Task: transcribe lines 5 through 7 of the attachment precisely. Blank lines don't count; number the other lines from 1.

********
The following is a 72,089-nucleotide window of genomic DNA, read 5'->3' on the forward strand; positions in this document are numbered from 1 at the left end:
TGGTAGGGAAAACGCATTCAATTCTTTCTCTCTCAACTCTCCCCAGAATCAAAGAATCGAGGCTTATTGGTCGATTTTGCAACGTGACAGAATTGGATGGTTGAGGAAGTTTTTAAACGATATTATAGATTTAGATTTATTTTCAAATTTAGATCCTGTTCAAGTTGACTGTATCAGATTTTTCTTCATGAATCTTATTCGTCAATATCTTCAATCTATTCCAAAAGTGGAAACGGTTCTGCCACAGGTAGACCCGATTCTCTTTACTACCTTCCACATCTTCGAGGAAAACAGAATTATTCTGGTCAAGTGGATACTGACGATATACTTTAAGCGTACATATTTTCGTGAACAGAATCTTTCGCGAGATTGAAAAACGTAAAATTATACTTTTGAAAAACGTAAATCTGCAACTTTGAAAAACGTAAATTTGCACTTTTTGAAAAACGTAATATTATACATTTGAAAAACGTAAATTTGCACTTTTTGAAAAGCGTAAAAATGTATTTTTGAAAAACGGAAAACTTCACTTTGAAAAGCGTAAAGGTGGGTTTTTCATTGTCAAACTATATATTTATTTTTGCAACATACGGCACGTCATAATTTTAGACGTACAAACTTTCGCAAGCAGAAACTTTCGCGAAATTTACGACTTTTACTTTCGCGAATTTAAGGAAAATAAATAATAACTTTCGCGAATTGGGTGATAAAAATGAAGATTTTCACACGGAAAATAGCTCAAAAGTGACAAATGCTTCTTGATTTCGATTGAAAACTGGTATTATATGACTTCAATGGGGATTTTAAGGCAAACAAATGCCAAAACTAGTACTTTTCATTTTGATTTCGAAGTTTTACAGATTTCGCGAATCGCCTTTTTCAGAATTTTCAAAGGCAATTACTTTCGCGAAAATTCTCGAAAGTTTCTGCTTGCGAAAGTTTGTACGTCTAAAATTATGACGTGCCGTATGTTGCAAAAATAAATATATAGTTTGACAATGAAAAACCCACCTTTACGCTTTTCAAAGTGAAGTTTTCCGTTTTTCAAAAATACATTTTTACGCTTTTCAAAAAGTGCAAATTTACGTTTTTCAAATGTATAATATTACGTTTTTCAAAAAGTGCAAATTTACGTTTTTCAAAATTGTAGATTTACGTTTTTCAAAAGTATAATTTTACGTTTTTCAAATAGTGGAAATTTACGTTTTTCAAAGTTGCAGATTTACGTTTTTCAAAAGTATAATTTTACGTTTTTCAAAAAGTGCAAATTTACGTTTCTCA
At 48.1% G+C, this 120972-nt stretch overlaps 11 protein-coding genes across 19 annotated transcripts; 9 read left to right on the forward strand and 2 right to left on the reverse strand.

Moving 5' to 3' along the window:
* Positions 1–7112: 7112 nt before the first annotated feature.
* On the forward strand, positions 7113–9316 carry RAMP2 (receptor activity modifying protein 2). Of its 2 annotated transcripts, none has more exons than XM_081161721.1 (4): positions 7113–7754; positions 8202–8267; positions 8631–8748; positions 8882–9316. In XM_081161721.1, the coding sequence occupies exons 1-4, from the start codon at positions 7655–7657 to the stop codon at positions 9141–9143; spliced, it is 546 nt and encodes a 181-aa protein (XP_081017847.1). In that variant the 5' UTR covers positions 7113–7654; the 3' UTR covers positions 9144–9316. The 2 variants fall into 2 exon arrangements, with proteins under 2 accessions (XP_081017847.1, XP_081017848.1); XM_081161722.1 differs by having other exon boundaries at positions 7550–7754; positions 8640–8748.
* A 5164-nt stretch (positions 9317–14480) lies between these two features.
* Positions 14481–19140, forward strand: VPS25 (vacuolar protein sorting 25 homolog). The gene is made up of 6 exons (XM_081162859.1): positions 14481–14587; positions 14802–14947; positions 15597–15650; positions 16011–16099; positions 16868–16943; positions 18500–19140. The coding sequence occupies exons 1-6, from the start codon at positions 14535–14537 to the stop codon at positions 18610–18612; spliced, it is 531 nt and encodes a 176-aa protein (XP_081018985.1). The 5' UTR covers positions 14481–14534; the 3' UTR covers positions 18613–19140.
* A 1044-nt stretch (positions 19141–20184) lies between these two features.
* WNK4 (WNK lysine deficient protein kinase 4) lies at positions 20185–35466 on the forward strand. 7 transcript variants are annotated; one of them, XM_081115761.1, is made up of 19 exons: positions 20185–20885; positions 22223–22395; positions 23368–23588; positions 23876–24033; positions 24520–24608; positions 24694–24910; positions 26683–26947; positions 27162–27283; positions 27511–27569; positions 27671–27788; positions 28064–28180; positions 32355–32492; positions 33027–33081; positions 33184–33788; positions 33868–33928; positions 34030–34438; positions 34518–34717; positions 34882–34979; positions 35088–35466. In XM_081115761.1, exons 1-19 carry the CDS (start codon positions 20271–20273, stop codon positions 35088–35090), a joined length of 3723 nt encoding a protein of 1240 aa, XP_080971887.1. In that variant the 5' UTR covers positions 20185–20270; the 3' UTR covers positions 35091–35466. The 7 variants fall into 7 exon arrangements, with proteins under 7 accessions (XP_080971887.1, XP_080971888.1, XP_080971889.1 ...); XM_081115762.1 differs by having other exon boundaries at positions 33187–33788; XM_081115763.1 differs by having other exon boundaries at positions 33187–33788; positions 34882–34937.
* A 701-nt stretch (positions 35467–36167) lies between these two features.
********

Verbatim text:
* Positions 1–7112: 7112 nt before the first annotated feature.
* On the forward strand, positions 7113–9316 carry RAMP2 (receptor activity modifying protein 2). Of its 2 annotated transcripts, none has more exons than XM_081161721.1 (4): positions 7113–7754; positions 8202–8267; positions 8631–8748; positions 8882–9316. In XM_081161721.1, the coding sequence occupies exons 1-4, from the start codon at positions 7655–7657 to the stop codon at positions 9141–9143; spliced, it is 546 nt and encodes a 181-aa protein (XP_081017847.1). In that variant the 5' UTR covers positions 7113–7654; the 3' UTR covers positions 9144–9316. The 2 variants fall into 2 exon arrangements, with proteins under 2 accessions (XP_081017847.1, XP_081017848.1); XM_081161722.1 differs by having other exon boundaries at positions 7550–7754; positions 8640–8748.
* A 5164-nt stretch (positions 9317–14480) lies between these two features.